Geoff Johns Gives Aquaman A Hand: Review of Aquaman #1

According to USA Today, Geoff Johns has the following to say about Aquaman, the latest superhero to get the patented Johns Silver Age spit polish:

“Everybody around has at least heard of Aquaman, and they’ve probably heard all the jokes — the same jokes Aquaman’s heard — and they have their opinion on Aquaman,” the writer says. “Whether it’s good or bad, that’s what the book’s all about.”

All you need to know to jump into this book is

He talks to fish. And he swims.

What? I’m not going to need to bone up on my knowledge of The Elder Gods, the way I benefited from my previous knowledge of Greek mythology while reading Wonder Woman (which I still think was pretty awesome, but Rob resented having to, you know, know stuff)? I can just sit down and blow through this without having to think about it or have any real knowledge of the DC continuity? Really?


Poor Aquaman. He is the Rodney Dangerfield of the DC universe. What’s that Arthur? Your super power? You can talk to fish? Ok, Moonbeam. That’s…adorable. I talk to fish too. Right before I eat them. “Gosh, don’t you look yummy”, I say. Then I eat them. You just go sit over there while we deal with Solomon Grundy. We’re serious people who have work to do.

Sorry. I was channeling my inner Guy Gardner there for a minute. I’m back now.

But, this is the issue that Geoff Johns wants to tackle in this relaunch. The world sees Aquaman like he’s Charlie Brown and he soldiers on and tries to be the best hero he can be despite it all:

No, he doesn't need a glass of water. Do you need a douchectomy?

Well, on the upside, at least Geoff Johns and artist Ivan Reis, who worked with Johns on Blackest Night and continues his run of expressive, fluid pencil work, have given him back both his hands. But, seriously, our boy puts up with a lot – like this guy, who wants to interview Aquaman for his blog, which clearly must be some sort of shitty hobby site written by and for drunks serious news site:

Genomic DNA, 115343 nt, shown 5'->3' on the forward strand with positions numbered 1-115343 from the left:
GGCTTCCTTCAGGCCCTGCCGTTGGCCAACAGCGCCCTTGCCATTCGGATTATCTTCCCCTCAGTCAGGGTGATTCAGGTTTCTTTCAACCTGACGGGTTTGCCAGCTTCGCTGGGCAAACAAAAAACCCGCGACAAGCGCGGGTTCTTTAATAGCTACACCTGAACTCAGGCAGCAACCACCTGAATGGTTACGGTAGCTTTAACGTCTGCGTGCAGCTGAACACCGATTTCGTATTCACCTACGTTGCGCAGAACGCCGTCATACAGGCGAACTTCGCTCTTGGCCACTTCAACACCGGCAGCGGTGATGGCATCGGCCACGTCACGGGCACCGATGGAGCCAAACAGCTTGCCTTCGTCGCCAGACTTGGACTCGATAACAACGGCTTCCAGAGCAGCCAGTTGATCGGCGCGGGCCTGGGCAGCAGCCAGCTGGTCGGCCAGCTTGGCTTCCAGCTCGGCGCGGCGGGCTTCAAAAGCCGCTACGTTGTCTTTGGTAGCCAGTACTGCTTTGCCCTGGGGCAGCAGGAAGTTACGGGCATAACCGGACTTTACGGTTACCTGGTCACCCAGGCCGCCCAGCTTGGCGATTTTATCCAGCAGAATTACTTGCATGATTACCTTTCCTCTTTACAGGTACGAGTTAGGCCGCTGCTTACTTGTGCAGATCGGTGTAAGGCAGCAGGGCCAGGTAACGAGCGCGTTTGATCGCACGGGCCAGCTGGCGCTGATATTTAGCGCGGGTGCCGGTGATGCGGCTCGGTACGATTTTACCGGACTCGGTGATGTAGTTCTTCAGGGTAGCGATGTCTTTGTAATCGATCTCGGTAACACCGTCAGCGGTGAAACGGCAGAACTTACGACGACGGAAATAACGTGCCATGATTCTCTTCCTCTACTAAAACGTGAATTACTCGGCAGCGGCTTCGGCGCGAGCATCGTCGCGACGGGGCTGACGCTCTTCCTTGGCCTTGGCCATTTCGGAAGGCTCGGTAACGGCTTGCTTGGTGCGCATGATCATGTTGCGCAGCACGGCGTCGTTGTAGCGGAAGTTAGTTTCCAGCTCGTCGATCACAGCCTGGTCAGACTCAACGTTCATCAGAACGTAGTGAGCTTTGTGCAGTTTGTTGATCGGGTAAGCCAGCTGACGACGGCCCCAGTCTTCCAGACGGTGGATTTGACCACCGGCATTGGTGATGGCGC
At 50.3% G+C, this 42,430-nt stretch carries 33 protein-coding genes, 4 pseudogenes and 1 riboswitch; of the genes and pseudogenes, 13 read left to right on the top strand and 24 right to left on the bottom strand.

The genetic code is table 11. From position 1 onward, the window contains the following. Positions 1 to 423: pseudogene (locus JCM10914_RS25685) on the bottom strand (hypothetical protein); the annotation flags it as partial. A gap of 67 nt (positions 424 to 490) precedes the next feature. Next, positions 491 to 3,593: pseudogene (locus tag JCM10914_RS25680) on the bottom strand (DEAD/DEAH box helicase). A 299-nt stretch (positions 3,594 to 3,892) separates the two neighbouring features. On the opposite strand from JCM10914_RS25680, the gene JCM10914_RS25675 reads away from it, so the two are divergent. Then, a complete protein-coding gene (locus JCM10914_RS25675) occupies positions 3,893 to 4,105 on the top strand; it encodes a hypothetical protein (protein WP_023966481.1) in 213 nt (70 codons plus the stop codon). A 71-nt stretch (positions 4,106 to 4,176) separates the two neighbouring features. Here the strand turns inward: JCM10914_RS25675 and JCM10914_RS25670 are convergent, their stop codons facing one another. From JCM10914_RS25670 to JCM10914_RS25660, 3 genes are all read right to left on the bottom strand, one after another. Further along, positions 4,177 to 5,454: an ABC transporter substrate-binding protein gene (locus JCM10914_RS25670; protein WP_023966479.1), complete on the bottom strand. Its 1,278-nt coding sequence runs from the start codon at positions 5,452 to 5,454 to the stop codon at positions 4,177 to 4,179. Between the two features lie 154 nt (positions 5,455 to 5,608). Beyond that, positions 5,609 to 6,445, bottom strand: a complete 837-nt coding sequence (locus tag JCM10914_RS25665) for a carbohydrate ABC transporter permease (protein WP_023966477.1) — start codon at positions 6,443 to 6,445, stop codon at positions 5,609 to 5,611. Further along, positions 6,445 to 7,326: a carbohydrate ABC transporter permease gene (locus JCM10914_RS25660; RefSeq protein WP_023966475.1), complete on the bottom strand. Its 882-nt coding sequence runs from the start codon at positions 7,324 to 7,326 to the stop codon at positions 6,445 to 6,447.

This is why I stopped letting Rob do interviews.

Why does he do it? Why would Aquaman want to continue to fight the good fight and protect us from the bad guys? We can’t even seem to show him the common decency and courtesy we’d give to any other defender of a team that constantly exhibits the tendency to be a losing proposition, like the LA Clippers, the Boston Red Sox or the Democratic Party. What keeps him in it?

The love of a good woman:

Awwww. It's nice to want things.

And here, Johns begins to set up another classical story telling trope, which one can find in plenty of myth and legend: the hero’s journey. Sorry, Rob. There may be thinking ahead.

We learn that Arthur has assisted the city of Atlantis and managed to become their king, despite the fact that they shun him because he is only half Atlantean. That’s the “Call To Adventure”. It’s how all these hero stories start. Now, he wants to turn his back on them and just try to live his life out as a normal guy. This is the stage of the journey that we call “Refusing The Call”. But a hero, a true hero, ultimately can’t turn his back on his responsibilities for long.

Do you need to have read Joseph Campbell to enjoy this book? No, but it certainly does make it a somewhat more fun intellectual exercise to play Heroic Journey Bingo while you read it. Hey, I’m weird like that. However, Geoff Johns writes a fun, compelling story that gently pokes fun at this history of the character and, no, you don’t need to bring anything with you to the table other than what you already think you know about Aquaman when you read it to enjoy this book – even if what you know about it is nothing at all.